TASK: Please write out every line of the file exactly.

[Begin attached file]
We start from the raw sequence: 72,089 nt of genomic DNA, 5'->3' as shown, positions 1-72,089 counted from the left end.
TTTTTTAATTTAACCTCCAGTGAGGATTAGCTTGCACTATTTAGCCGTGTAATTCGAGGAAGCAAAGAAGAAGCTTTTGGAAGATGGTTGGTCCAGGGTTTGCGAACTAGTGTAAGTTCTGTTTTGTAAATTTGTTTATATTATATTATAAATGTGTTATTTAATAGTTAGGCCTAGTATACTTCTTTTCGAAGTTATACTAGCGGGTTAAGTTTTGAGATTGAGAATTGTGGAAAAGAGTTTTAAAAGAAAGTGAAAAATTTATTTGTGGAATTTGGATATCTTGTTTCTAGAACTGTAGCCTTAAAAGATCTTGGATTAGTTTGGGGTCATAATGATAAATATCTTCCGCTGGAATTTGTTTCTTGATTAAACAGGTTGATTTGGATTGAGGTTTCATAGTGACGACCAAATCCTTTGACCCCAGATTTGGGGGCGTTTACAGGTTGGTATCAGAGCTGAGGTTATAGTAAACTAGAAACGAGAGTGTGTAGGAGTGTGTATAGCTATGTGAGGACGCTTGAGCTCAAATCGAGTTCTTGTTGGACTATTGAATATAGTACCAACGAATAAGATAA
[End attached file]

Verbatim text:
We start from the raw sequence: 72,089 nt of genomic DNA, 5'->3' as shown, positions 1-72,089 counted from the left end.
TTTTTTAATTTAACCTCCAGTGAGGATTAGCTTGCACTATTTAGCCGTGTAATTCGAGGAAGCAAAGAAGAAGCTTTTGGAAGATGGTTGGTCCAGGGTTTGCGAACTAGTGTAAGTTCTGTTTTGTAAATTTGTTTATATTATATTATAAATGTGTTATTTAATAGTTAGGCCTAGTATACTTCTTTTCGAAGTTATACTAGCGGGTTAAGTTTTGAGATTGAGAATTGTGGAAAAGAGTTTTAAAAGAAAGTGAAAAATTTATTTGTGGAATTTGGATATCTTGTTTCTAGAACTGTAGCCTTAAAAGATCTTGGATTAGTTTGGGGTCATAATGATAAATATCTTCCGCTGGAATTTGTTTCTTGATTAAACAGGTTGATTTGGATTGAGGTTTCATAGTGACGACCAAATCCTTTGACCCCAGATTTGGGGGCGTTTACAGGTTGGTATCAGAGCTGAGGTTATAGTAAACTAGAAACGAGAGTGTGTAGGAGTGTGTATAGCTATGTGAGGACGCTTGAGCTCAAATCGAGTTCTTGTTGGACTATTGAATATAGTACCAACGAATAAGATAA